Ms Dejevsky talks of Israel's "right to exist", without spelling out what that means in practice, namely the right to be a Jewish state and not a state for all its citizens. While Ms Dejevsky may indeed support this endeavour, there are many Jews, and I count myself among them, who reject ascendancy in favour of equality and justice.

Diana Neslen

Ilford, Essex

The hypocrisy of the British government when it comes to Israel's actions is astounding. It is clear that Israel waited patiently, trying alternative methods to solve the problem such as diplomacy, before mounting the latest attack.

Palestinian rockets have been raining down on Israeli population centres for years – increasing after the end of the occupation of Gaza (so much for the theory that ending occupation is the precursor to peace).

The vast, vast majority of those killed in the Israeli air attacks were Islamic terrorists. If Britain could wipe out known Islamic terrorists in Iraq it would not hesitate to do so. I am sad about the deaths of civilians alongside the terrorists, but the responsibility must be placed on the shoulders of the Islamic terrorists whose nature it is to hide among civilians to ensure maximum casualties.

Israel is on the front line in the war on terror and should be supported, not criticised. Instead of the typical "politically correct" knee-jerk reaction of "Israel is wrong", which has done absolutely nothing to solve the very real problem in the region, Britain should be expressing its unreserved support for actions against Islamic terrorists. The only way to bring peace to the region is the end of Palestinian terrorism.

Michelle Cropman

Givatayim, Israel

The Gaza Strip has one of the highest population densities in the world. So how can the Hamas terrorists use this area as a base to fire rockets at Israel, then complain about their own casualties? Hamas reminds me of the child asking his teacher to tell the other child to stop hitting him back.

When Israel decides, after eight years of rockets, to finally retaliate, it bombs the terrorists, who cowardly hide, live and operate within its own population. Is it any wonder that many are killed?

Amos Fabian

Ramat Gan, Israel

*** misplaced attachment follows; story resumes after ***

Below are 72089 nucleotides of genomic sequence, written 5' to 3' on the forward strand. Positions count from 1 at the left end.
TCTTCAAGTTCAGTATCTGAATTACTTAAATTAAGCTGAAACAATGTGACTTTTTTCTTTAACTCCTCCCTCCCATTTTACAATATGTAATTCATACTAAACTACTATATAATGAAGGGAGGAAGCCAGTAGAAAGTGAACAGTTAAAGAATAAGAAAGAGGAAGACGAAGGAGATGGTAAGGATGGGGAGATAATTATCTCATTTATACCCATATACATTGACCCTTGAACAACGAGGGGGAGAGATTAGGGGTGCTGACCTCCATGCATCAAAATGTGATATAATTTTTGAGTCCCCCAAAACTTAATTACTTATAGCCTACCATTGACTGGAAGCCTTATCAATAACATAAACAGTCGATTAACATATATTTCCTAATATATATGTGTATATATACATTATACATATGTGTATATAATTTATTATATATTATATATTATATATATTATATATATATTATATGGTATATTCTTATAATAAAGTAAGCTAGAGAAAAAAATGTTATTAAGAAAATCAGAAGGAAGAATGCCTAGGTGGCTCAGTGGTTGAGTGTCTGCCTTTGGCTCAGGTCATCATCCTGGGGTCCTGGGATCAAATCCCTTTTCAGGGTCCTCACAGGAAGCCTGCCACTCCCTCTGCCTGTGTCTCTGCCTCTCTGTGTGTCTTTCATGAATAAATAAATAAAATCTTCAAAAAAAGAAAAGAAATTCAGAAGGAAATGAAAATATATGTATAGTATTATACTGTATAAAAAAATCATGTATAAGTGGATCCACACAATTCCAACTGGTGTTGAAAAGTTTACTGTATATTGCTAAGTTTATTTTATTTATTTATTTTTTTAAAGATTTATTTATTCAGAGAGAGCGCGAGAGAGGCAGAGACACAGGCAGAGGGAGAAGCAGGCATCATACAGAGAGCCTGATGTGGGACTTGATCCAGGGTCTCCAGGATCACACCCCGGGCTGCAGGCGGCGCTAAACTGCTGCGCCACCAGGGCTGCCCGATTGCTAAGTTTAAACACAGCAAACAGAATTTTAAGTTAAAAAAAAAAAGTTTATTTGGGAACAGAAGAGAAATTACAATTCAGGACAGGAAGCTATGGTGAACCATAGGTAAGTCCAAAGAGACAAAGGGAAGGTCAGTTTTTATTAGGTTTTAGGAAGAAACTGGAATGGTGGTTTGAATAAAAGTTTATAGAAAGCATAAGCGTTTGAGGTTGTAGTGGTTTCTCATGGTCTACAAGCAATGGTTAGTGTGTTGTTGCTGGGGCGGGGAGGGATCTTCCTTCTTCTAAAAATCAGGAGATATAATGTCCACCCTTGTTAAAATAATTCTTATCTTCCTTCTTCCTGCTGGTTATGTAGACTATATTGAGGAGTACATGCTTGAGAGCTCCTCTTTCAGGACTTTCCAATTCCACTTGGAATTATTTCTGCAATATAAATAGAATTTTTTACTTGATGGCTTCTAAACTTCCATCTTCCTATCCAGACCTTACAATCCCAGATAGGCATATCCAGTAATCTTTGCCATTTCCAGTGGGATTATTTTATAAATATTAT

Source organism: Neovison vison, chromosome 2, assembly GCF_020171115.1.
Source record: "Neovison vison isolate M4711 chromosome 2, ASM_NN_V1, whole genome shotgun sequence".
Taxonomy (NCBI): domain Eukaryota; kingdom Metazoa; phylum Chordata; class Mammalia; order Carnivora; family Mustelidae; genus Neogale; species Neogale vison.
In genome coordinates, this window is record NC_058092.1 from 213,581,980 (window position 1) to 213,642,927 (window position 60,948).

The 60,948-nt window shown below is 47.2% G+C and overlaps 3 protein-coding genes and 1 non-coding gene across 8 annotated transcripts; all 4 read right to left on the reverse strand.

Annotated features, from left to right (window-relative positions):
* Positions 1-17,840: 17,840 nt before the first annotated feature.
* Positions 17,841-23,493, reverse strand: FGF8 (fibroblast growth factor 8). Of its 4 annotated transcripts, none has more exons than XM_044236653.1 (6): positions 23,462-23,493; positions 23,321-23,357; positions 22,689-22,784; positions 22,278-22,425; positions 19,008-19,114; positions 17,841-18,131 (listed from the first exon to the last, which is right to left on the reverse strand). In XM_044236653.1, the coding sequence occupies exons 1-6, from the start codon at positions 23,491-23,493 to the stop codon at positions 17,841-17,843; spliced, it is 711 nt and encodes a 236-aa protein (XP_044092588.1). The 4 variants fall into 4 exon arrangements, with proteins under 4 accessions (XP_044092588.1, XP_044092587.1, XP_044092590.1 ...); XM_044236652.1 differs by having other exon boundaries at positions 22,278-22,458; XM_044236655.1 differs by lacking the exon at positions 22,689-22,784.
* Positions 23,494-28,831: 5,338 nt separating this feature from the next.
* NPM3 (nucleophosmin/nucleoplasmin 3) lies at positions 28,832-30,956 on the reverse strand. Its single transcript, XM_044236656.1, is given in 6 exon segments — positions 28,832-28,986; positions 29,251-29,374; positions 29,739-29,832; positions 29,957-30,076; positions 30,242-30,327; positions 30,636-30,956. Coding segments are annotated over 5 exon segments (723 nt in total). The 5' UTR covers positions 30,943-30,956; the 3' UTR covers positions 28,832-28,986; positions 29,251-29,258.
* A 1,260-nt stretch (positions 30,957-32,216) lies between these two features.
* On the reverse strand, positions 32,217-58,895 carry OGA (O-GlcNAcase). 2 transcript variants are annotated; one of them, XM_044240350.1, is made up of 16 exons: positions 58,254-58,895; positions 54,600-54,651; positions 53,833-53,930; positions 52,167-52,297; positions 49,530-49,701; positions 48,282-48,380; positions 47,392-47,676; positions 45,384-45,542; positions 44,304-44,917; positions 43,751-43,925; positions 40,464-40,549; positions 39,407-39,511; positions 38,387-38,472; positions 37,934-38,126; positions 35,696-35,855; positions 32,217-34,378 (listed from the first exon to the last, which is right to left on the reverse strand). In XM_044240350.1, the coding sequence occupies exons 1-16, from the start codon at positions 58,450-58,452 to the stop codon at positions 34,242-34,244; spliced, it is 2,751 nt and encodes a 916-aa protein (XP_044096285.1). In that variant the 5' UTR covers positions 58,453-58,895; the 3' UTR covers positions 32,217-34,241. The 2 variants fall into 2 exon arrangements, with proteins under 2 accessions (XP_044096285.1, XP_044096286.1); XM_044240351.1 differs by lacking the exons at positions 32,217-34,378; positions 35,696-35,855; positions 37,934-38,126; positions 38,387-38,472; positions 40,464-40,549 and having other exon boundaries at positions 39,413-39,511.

Murano glass is just too much

I was saddened to hear about the collapse of the market for Murano glass ("Recession shatters Venice's glass-blowers", 23 December), but I was not surprised. I went there last year after a long interval and I was struck by the over-supply in shops across all the Venetian islands and by what seemed to me a decline in quality.

No doubt those trained in the ancient craft of glass-making would see the ever more intricate and garish confections on display as signs of technical improvement and increasing sophistication, but to me too often the glassware is overworked , over-ornamented, and – literally – overblown. The glittering arrays of goblets, platters and absurdly elongated animal shapes gave every sign of an industry past its prime and seduced by kitsch.

One's heart goes out to all those skilled craftsmen who carried on filling the shops, oblivious of the economic tidal wave heading their way up the Venetian canals. It's not so very different from the Woolworths employees thrown out of work, also partly victims of ill-advised strategies by their employers. I hope something can be rescued from the wreckage.

Giles Oakley

London SW14

Christians cannot remain strangers

Andreas Whittam Smith rightly stresses that the Established Church of England exists for the benefit of non-members ("We must keep the links between church and state", 26 December) and lauds the role of cathedrals in providing opportunities for casual worshippers "who seem to like the very anonymity of the cathedral congregation".

This essentially individual way into worship may be a start for people rediscovering the Church – "Please don't greet me and certainly don't ask me to do anything. Let me be a stranger" – but in the longer term such an approach to God misses the point that the Church is the community of the baptised, brothers and sisters of Christ, who now has no hands on earth but ours with which to bless.

The Rev Richard Hayes

Shrewsbury

Let dissenters have their pathetic "complementary bishops" ("Opt-out for parishioners who oppose women bishops", 30 December). They will soon be forgotten by most Anglicans, as the "flying bishops" have long been. Those who do not accept the majority view still have the more honest option of joining the Roman Catholic Church.

John Hawgood

Durham

Briefly...

Democrat blasted

The humbugs came out in force to blast Channel 4 for airing its Alternative Christmas Message given by President Ahmadinejad ("Iranian leader's Christmas message prompts outcry", 26 December). That he is a democratically elected head of state, as opposed to the Queen, the Pope, Gordon Brown, a slew of touchy MPs and the Israeli ambassador, cuts no ice.

Stephen Jackson

Bexhill, East Sussex

Early train

Your article "Stamp of approval for classic designs" (29 December) states that George Stephenson and his Rocket would be featured on 2009 postage stamps. Unfortunately, the stamp illustrated shows the engine Locomotion, which was first used on the Stockton and Darlington railway in 1825. The Rocket was a later locomotive, which was used on the Liverpool and Manchester railway.

Michael K Baldwin

Sittingbourne, Kent

Welsh England

"Helvellyn" can't possibly be Welsh (letter, 29 December). The "ll" may seem plausible, but there is no "v" in the Welsh alphabet. My favourite "Welsh" place name in England is Twydall, in Kent, pronounced by the locals as "Twiddle". My first attempt on reading the road sign was somewhat different, and got a lot of laughs.